I’m not sure how many libraries are taking part in Book to the Future, and I have a depressing inkling it’s only really libraries in the south of England.  But there are plenty of details on the Reading Passport website, so do check it out even if you’re not from here.  The passport is nice, but you don’t necessarily need it to take up the challenge and support your local library.  (Please guys, we get so lonely.)

Is anyone else doing this?  Am I a dummy for only finding out about this now?  Why am I asking you all these questions?  Comment and let me know!

Good Luck, Brave NaNoWriMo Writers!

NaNoWriMo — short for National Novel Writing Month — is one hell of a challenge.  The premise is simple, and utterly insane: attempt to write a 50,000 word novel in just one month.

Image result for nanowrimo

I’ve completed NaNoWriMo a couple of times (and also failed once or twice), and each attempt felt like hurtling down a hill on three-wheeled skateboard, careening into subplots, characters, and plot twists, screaming all the way to the bottom.  The challenge is tough.  The pursuit of 1,667 words a day drags you away from other unnecessary things, like homework, or a social life, or a functioning sleep schedule.  But it’s all worth it when you reach that 50,000 mark on 30th November (or earlier, if you’re literally a wizard), in a caffeine-addled haze, and then you celebrate by collapsing on the sofa and sleeping until Christmas.

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I’m saddened to say that I won’t have time to do NaNoWriMo this year.  On the other hand, I feel kind of like I’ve been doing NaNoWriMo all year, as editing my steampunk book swallows up more and more of my life, to the point where I’ve developed a twitch when I hear words like ‘cogs’ and ‘goggles’.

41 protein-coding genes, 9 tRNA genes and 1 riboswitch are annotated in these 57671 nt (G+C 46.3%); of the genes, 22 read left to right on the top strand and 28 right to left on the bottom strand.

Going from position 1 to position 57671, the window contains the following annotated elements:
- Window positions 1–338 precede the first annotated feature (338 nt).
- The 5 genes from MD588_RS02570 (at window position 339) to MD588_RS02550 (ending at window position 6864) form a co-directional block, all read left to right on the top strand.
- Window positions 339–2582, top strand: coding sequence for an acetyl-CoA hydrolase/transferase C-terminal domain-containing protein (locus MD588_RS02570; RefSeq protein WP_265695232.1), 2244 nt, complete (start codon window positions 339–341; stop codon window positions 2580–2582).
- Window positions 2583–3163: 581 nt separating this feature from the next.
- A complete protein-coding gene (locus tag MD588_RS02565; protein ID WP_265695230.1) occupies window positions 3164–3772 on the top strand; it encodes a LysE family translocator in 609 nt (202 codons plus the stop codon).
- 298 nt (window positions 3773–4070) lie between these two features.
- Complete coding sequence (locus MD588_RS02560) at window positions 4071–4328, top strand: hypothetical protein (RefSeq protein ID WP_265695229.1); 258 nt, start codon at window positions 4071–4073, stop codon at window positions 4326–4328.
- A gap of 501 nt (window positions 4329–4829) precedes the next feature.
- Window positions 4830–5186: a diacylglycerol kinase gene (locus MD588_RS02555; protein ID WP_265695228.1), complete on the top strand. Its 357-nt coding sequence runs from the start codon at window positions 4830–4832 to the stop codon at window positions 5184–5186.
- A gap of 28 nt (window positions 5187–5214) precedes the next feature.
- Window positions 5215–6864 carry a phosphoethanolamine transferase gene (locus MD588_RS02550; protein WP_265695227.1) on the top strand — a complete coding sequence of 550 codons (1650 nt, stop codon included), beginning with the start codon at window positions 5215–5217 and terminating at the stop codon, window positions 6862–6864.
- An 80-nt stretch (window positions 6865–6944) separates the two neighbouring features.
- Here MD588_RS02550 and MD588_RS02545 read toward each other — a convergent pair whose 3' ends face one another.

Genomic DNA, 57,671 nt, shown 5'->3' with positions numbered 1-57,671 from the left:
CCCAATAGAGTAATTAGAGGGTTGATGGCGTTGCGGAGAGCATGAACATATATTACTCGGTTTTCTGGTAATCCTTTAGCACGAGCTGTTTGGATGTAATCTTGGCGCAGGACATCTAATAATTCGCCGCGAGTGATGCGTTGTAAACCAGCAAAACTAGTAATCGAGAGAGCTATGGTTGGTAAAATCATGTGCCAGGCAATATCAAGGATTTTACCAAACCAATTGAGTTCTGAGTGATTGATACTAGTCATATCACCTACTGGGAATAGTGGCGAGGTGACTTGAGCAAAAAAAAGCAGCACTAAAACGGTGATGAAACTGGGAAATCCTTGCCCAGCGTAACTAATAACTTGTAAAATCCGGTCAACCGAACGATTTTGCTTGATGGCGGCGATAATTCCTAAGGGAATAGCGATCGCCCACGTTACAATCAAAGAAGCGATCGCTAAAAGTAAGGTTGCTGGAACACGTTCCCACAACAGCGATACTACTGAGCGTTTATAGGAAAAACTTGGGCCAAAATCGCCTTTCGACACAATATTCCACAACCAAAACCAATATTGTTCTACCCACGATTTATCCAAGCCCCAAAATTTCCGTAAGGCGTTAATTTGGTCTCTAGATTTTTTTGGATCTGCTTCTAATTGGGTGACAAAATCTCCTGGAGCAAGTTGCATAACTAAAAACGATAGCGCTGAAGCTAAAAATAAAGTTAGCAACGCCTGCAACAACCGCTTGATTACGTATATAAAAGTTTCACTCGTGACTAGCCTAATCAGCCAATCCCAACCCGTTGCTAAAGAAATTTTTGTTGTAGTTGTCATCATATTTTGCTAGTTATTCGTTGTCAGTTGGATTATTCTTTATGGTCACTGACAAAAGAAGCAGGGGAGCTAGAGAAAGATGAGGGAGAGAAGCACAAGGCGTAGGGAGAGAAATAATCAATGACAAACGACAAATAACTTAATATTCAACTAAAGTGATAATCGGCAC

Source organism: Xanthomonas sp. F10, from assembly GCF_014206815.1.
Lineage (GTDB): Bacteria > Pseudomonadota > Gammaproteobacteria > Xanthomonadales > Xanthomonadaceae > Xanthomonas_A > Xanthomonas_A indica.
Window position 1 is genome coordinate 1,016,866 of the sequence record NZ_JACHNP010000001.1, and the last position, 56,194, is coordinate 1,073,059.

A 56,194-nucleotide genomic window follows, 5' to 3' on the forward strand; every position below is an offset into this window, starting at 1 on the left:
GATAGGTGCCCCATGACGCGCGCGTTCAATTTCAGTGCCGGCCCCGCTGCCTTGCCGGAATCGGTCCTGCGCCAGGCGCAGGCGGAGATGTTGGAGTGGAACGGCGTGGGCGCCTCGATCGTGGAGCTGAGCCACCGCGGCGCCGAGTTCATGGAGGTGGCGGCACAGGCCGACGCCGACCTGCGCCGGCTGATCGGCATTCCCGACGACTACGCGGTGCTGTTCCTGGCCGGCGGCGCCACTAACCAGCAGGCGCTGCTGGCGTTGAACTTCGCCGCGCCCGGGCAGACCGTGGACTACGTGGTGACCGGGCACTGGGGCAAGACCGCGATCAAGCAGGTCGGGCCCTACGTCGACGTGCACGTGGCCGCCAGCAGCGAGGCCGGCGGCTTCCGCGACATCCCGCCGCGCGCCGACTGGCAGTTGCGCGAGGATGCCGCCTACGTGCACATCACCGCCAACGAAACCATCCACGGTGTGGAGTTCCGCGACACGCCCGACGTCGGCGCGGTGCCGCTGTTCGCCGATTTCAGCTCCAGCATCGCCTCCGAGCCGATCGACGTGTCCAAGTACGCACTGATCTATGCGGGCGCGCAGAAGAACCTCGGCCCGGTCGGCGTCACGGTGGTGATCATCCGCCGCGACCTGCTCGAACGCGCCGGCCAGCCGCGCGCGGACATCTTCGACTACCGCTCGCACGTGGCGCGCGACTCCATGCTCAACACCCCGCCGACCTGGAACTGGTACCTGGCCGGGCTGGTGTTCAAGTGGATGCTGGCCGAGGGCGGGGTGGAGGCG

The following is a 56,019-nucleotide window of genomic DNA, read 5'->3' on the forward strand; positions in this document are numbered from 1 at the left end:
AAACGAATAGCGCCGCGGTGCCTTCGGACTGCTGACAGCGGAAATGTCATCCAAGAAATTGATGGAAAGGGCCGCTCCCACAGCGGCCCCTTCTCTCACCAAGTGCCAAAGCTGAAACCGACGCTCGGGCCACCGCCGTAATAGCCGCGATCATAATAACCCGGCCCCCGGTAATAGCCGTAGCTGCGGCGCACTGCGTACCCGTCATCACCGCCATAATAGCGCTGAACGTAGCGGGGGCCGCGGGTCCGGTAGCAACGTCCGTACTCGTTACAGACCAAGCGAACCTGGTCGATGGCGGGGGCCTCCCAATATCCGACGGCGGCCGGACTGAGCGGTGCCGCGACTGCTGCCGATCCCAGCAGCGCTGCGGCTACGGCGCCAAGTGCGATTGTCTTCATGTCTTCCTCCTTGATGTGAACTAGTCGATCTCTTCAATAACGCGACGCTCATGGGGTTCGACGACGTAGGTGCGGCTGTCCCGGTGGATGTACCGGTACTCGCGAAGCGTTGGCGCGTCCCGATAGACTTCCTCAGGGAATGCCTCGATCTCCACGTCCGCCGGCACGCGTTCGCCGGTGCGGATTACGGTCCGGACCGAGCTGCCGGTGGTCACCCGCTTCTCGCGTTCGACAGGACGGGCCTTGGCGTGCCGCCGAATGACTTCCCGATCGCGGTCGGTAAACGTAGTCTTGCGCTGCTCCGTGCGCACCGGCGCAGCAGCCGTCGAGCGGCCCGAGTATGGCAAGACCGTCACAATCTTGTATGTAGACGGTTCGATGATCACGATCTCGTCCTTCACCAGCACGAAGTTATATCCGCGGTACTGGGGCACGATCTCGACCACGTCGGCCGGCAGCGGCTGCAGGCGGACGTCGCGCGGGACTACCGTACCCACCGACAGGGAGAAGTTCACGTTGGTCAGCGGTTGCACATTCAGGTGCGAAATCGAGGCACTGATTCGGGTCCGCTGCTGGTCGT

To any brave writers venturing onto your first (or second, or fifth) NaNoWriMo this year: best of luck, and I’m rooting for you!

If you’re interested in signing up for NaNoWriMo, it’s completely free, and the website is just here.

Banned Books Week

I only just found out today that next week is Banned Books Week.

I don’t want to get too heavy because this is not a political blog.  This is a silly book blog, run by a silly woman who loves books so much she once wept in the back of year nine maths because she just secretly finished reading Noughts and Crosses under the table and fine, confiscate the book Mr Camell, I don’t care, my favourite character is dead and maths doesn’t matter anymore.

But banned books?  They are a bad.  A big bad.

Reading books that challenge you is paramount.  Because otherwise you end up living day-to-day as a certain emporer with a certain set of invisible clothes.  To Kill a Mockingbird has been banned for both “being too racist” (it uses the “N” word, think of the children!) and “not being racist enough” (by people who have to launder a lot of pointy white hats, I presume).  I’m an awful person with an awful sense of humour, so I find this hilarious.  But really, it’s also horrifying.

Because I only just found out about Banned Books Week, I didn’t have anything planned to read specifically.  However, I did happen to borrow a copy of Oranges Are Not the Only Fruit by Jeanette Winterson a while ago, and if that’s never been banned anywhere, I’ll be stunned.  So I’ll try to read that.

Is anyone else reading something for Banned Books Week?  Tell me what you’re reading!